WASHINGTON (AP) -- Mark Green is a rare bird in Washington these days — a Donald Trump nominee with broad bipartisan support.
But there's a catch to his potential posting as administrator of the U.S. Agency for International Development. The agency faces a starkly uncertain future, including potentially big budget cuts and the possibility of being folded entirely into a restructured State Department.
Within hours of the White House's announcement of his nomination this past week, the former Republican congressman from Wisconsin and U.S. ambassador to Tanzania under President George W. Bush had collected an impressive array of endorsements from lawmakers in both parties, and from development groups that had up to then largely opposed other Trump nominees and policies. That bodes well for Green's confirmation, even if it may not be enough to stave off what some see as the Trump administration's intent to dismantle USAID.
"There's no way Ambassador Green, or anyone for that matter, could effectively execute the mission of USAID under the proposed cuts and changes that President Trump is proposing for this critical agency," said Democratic Sen. Chris Coons of Delaware, a member of the Senate Foreign Relations Committee that will evaluate the nomination. The cuts "would devastate the United States' ability to conduct diplomacy and development and harm our national interests."
Created in 1961 by President John F. Kennedy, USAID oversees American civilian assistance abroad, including health, education, environment, democracy and economic programs, and provides emergency humanitarian aid in response to natural disasters. It administers more than $20 billion in foreign assistance each year. Although it takes direction from the State Department, USAID is an independent agency.
The administration's initial proposal for the 2018 budget called for slashing State Department and USAID funding by 31 percent. Secretary of State Rex Tillerson has countered by proposing a 26 percent cut and creating a committee to study USAID's full integration into his department. The effect on specific programs won't be known until later this month when the entire spending plan is submitted to Congress. The panel considering USAID's future is to start meeting this summer and deliver findings several months later.
Rep. Nita Lowey of New York, who as the House Appropriations Committee's top Democrat will play a major role in determining the dollars for diplomacy and development, welcomed Green's nomination. She said he "understands just how important effective foreign assistance is to U.S. national security."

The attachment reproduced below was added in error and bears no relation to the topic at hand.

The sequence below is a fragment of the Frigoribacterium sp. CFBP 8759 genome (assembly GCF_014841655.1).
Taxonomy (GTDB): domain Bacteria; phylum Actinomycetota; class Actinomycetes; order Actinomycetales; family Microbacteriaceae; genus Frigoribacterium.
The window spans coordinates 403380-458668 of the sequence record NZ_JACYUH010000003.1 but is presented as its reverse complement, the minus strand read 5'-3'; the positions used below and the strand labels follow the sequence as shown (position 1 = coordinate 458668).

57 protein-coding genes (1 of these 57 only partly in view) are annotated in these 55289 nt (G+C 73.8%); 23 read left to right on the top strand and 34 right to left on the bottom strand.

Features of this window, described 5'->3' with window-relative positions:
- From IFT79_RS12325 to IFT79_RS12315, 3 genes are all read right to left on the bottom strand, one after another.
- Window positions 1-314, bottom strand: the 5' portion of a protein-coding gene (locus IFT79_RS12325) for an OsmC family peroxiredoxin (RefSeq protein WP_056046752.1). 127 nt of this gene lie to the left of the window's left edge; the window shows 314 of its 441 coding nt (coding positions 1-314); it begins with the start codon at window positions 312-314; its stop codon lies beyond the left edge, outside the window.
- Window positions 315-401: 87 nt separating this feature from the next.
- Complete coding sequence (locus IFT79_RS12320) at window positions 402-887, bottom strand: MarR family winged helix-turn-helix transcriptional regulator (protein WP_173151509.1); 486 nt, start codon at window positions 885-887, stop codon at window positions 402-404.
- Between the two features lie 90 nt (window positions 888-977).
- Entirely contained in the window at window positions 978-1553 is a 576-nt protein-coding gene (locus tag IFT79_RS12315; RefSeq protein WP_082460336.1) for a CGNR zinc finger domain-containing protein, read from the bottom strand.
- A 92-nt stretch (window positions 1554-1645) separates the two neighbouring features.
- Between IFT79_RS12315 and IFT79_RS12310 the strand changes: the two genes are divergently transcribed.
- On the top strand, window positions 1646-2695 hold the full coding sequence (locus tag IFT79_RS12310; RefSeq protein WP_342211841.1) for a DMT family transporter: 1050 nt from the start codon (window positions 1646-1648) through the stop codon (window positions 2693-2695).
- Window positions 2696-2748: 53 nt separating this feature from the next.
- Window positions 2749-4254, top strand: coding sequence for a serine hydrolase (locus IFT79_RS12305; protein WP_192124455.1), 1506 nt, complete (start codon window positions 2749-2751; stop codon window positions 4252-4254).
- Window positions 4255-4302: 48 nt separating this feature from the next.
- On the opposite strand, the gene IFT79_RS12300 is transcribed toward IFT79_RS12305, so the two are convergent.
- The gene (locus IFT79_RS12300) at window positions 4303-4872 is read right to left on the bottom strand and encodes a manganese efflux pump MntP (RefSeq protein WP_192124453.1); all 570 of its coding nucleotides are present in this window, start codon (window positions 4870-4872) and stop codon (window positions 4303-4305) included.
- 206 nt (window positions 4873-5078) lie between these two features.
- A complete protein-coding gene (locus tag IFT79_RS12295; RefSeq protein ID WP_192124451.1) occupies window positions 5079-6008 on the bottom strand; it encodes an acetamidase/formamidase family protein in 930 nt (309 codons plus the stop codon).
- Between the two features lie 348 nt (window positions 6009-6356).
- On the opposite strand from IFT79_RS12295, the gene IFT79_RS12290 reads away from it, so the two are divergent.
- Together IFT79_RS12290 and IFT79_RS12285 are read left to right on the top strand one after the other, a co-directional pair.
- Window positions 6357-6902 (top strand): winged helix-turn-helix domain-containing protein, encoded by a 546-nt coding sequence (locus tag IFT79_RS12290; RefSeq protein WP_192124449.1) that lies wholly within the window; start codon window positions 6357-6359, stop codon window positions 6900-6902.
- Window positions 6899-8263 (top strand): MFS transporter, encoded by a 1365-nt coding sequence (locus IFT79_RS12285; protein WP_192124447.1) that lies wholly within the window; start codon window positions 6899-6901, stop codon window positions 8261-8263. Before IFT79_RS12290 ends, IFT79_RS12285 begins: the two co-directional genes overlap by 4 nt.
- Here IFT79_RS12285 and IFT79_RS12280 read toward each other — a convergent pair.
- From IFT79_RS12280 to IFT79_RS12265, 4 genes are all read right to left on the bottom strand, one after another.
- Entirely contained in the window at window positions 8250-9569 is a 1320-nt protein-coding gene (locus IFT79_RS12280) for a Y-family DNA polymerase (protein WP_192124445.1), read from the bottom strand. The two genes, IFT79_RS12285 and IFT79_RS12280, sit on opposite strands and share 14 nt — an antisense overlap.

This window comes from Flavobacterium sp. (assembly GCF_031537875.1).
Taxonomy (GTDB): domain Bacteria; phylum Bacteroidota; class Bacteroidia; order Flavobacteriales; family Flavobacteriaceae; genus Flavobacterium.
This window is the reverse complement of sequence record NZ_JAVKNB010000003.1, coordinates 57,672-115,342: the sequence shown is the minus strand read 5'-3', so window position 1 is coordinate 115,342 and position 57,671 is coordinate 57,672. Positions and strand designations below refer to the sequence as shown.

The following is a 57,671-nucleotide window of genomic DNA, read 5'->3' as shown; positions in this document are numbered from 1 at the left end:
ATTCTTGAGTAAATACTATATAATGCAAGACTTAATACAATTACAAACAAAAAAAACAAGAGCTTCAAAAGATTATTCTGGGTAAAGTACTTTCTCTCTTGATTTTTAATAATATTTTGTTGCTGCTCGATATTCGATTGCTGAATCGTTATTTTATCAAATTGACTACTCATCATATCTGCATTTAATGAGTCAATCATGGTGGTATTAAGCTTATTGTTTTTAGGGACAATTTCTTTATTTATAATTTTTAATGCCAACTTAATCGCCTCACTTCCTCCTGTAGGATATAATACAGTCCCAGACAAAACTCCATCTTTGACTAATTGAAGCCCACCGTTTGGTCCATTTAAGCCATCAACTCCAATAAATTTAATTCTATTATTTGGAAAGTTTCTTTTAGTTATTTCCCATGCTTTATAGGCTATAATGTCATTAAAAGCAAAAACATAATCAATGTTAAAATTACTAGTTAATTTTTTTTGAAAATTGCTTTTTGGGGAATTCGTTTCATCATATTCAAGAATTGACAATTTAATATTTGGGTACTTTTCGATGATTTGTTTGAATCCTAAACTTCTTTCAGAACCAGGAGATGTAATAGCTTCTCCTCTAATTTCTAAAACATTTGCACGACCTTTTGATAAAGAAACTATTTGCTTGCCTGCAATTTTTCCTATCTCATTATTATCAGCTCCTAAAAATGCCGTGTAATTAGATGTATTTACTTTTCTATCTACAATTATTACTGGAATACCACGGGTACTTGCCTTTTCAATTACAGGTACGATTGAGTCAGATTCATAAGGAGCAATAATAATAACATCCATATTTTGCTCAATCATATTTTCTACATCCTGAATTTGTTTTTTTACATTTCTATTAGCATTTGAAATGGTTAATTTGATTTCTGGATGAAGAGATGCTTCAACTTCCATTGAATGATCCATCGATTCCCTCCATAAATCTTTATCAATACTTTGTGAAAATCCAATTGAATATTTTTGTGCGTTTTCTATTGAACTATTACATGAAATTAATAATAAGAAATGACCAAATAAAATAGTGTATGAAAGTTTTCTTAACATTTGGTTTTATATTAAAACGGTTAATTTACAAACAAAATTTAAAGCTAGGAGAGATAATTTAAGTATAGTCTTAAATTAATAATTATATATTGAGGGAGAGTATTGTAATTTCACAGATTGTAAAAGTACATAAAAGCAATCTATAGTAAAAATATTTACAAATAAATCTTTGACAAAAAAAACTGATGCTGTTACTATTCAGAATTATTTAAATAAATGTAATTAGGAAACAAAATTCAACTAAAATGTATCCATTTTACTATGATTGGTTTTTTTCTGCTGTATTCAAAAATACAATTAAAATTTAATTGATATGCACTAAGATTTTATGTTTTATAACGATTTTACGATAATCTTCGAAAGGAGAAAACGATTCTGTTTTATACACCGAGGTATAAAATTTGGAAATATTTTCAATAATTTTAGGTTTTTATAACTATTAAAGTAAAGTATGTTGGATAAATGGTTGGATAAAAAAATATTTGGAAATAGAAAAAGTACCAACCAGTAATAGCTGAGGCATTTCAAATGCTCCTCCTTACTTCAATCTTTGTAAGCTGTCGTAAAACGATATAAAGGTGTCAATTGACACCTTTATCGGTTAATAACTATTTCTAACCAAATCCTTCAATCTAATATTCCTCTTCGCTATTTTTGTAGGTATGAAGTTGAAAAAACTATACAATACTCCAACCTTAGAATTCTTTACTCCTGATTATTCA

Green, through a spokeswoman for the International Republican Institute he now leads, declined to comment about his plans for USAID, citing protocol that nominees avoid speaking publicly before their confirmation hearings. The institute promotes democracy, multi-party political systems and electoral processes and civic development around the world. It is not affiliated with the Republican Party but does have loose connections to the GOP. Green was a Republican congressman from Wisconsin and the organization's board includes other former and current Republican lawmakers.
In addition to serving in Congress and as ambassador, Green was involved in creating President George W. Bush's PEPFAR program, which combats AIDS, and was on the board of the Millennium Challenge Corporation, another Bush-era initiative that awards grants to foreign countries that commit to good governance and anti-corruption policies.
"Mark is familiar to many of us," said Wade Warren, USAID's acting director. He praised Green for his work on democracy, human rights, and governance programs, and overseeing "some of the U.S. government's largest development programs." Warren also credited Green for championing legislation as a congressman to promote global health.
Tillerson has made clear changing were coming to USAID, even with Green at the helm. He said this past week that Green would "help us prioritize where America's future development investments will be spent so that we can ensure every tax dollar advances our country's security and prosperity."
Republican lawmakers, including some opposed to drastic cuts in foreign assistance, echoed calls for Green to streamline the agency.
Green is "uniquely qualified to lead a modernized USAID," said GOP Rep. Ed Royce of California, chairman of the House Foreign Relations Committee. He said he would work with Green to make the agency "more efficient and effective so that it can continue the critical missions of promoting economic growth, saving lives, and promoting democracy and human rights."
Nongovernmental development organizations hope Green staves off major changes
The Modernizing Foreign Assistance Network, a bipartisan advocacy group that has called Trump's proposed budget cuts "reckless," said it looked forward to Green "maintaining the elevated role of USAID, which has been transformed during the last two administrations into a modern and accountable institution."
The anti-poverty One Campaign, which has said the aid cuts would be "disastrous," cited Green's "long history of thoughtful leadership on America's development assistance strategy."
Saying he would make a strong USAID leader, the group said Green's "leadership will be particularly important and tested as he grapples with the unprecedented cuts proposed to USAID in the president's budget."